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    Categories 2016Democratic NewsRepublican News

Whom Do You ‘Side With?’ — Take the Political Quiz

We’ve talked in these pages about the polarization of the American public. While there are an increasing number of people who have rejected the two parties, preferring to be known as “independents.” But are they truly “independent”? Because whether or not we identify with an organized political party, the number of people who identify with one party’s politics continues to rise.

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Party affiliation reminds me of Will Rogers, the cowboy comedian from early in the last century. He famously said, “I don’t belong to any organized political party. . .I’m a Demmycrat.” Of course, that was a joke, meaning that the Democratic Party was anything but “organized.”

But it’s no joke that on a whole range of issues, almost all of us agree with one party or the other, whether we want to admit it or not. There’s a great quiz you can take to see which presidential candidate you line up with. It’s called ISideWith.com. Take the quiz HERE and see where you stand.

The site has many questions. We’ll give you a few, edited for space, to give you a taste:

HEALTHCARE ISSUES
–Do you support the Patient Protection and Affordable Care Act (Obamacare)

CRIMINAL ISSUES
–Should police officers be required to wear body cameras?

ECONOMIC ISSUES
–Should the government raise the federal minimum wage?

EDUCATION ISSUES
–Do you support increasing taxes for the rich in order to reduce interest rates for student loans?

ENVIRONMENTAL ISSUES
–Should the government increase environmental regulations to prevent climate change?

SCIENCE ISSUES
–Should the government fund space travel?

IMMIGRATION ISSUES
–Should Muslim immigrants be banned from entering the country until the government improves its ability to screen out potential terrorists?

ELECTORAL ISSUES
–Should a photo ID be required to vote?

DOMESTIC POLICY ISSUES
–Should there be more restrictions on the current process of purchasing a gun?

FOREIGN POLICY ISSUES
–Should the government decrease military spending?

SOCIAL ISSUES
–What is your stance on abortion?

WHICH CANDIDATE WOULD YOU VOTE FOR?
–[The list includes 11 candidates]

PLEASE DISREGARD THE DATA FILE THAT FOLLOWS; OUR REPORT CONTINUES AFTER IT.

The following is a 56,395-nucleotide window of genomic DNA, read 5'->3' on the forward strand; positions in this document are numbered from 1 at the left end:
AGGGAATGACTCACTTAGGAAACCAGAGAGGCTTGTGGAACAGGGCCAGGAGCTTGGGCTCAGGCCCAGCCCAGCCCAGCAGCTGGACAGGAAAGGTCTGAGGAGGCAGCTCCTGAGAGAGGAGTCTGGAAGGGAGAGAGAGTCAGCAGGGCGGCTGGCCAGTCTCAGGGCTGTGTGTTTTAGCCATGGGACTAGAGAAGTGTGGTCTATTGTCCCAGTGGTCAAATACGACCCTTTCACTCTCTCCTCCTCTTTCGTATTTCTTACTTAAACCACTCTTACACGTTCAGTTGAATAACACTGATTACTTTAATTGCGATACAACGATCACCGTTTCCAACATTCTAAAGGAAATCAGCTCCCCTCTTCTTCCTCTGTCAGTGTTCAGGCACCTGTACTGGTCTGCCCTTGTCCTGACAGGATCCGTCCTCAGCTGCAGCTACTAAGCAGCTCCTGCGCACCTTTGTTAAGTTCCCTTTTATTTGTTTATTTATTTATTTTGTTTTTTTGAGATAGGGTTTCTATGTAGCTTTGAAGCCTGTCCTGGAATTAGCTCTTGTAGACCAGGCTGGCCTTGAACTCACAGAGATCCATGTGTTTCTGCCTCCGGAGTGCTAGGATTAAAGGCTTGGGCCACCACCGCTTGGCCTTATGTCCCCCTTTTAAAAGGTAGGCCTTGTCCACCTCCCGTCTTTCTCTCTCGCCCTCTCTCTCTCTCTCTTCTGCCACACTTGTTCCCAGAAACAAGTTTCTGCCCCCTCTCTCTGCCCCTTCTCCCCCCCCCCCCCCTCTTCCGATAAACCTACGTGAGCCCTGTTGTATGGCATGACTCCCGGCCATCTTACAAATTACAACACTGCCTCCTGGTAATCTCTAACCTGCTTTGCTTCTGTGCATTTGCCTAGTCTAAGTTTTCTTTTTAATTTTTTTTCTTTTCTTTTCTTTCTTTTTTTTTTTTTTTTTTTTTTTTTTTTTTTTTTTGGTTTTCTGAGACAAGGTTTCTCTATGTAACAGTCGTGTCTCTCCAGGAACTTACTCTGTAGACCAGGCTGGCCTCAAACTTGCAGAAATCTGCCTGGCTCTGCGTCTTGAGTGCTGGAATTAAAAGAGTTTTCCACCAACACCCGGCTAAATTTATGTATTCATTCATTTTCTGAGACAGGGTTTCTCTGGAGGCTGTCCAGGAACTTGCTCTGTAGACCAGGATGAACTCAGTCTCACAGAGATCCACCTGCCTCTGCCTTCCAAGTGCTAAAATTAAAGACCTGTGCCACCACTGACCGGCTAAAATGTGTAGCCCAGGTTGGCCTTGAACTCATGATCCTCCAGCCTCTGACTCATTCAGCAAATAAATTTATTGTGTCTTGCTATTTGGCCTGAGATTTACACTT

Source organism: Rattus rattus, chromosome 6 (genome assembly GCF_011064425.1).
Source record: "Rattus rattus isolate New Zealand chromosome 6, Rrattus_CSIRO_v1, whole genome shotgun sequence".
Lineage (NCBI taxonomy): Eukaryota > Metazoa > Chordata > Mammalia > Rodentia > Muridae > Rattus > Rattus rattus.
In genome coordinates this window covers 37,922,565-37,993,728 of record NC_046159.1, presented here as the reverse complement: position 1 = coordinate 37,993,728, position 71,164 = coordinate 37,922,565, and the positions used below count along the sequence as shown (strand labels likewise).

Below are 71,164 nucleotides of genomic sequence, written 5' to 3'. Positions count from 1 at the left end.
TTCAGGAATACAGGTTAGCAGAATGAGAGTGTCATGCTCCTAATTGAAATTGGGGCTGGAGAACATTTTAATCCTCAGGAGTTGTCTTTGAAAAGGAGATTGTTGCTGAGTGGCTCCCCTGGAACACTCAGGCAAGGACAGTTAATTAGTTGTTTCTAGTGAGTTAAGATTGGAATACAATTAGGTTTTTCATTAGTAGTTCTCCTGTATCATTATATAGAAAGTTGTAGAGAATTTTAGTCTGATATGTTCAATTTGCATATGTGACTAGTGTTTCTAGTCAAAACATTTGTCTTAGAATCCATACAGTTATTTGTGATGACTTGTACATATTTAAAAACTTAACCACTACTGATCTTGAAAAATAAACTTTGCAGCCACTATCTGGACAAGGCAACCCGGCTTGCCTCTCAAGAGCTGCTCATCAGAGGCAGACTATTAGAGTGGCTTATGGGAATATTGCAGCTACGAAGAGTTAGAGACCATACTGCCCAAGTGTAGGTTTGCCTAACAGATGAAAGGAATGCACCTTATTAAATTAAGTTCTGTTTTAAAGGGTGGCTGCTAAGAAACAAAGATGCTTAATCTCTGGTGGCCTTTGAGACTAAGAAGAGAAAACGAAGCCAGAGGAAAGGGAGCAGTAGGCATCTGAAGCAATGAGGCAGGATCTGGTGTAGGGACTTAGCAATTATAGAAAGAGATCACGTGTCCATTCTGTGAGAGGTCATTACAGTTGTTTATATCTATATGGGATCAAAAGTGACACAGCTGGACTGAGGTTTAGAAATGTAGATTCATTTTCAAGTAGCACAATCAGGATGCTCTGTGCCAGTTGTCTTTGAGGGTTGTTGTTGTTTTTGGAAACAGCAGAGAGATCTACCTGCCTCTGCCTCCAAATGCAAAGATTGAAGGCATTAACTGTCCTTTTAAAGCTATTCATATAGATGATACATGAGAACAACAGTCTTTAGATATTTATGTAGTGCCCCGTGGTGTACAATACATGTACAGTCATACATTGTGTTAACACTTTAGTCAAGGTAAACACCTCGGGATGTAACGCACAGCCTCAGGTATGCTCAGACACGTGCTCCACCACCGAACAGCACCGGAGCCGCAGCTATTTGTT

Note that we included only one question from each category. There are more. I took the quiz twice. The first time, I picked what I thought were the most “conservative” stances, and it said I’d want Ted Cruz as president. The second time, I picked what I thought were the most “liberal” stances, and it said I wanted Bernie Sanders as president. Note that while they offered 11 candidates to choose from, they only chose five remaining candidates for the final answer.

Here’s the conservative chart:

Not surprisingly, Hillary, Jill Stein, and Bernie Sanders rate almost zero. But look at Gary Johnson. He comes up 77% conservative.

Here’s the liberal chart:

Again, Hillary, Bernie, and Jill are almost 100% liberal. But the surprise is Gary Johnson. On these issues, the Libertarian candidate is right in the middle, so he appeals to both right and left.

Obviously, in the general election, Bernie has already said he’ll vote for Hillary, so he’s not a problem for her. However, Gary Johnson could be, since he will draw from both major candidates. More importantly, if Bernie Sanders’ frustrated fans go for Jill Stein, Hillary could be in real trouble.

But let’s look at what the polls say today, according to RealClearPolitics.

In a two-way race, Hillary currently leads Trump, in an average of recent polls

Clinton 44.9%
Trump 40.3%

–A difference of 4.6%, with 14.8% undecided, or want neither.

However, if you add Johnson and Stein, things look different.

Now, it’s
Clinton 41.1%
Trump 36.4%
Johnson 7.4%
Stein 3.9%

–Now, Clinton is ahead by 4.7%, so while Stein would logically hurt Clinton, Johnson is hurting Trump even more. But that still leaves 11.2% undecided—more than twice the difference between Clinton and Trump.

Of course, it’s still a long way to November. Any little thing could change the numbers significantly.

Goethe Behr :Goethe Behr is a Contributing Editor and Moderator at Election Central. He started out posting during the 2008 election, became more active during 2012, and very active in 2016. He has been a political junkie since the 1950s and enjoys adding a historical perspective.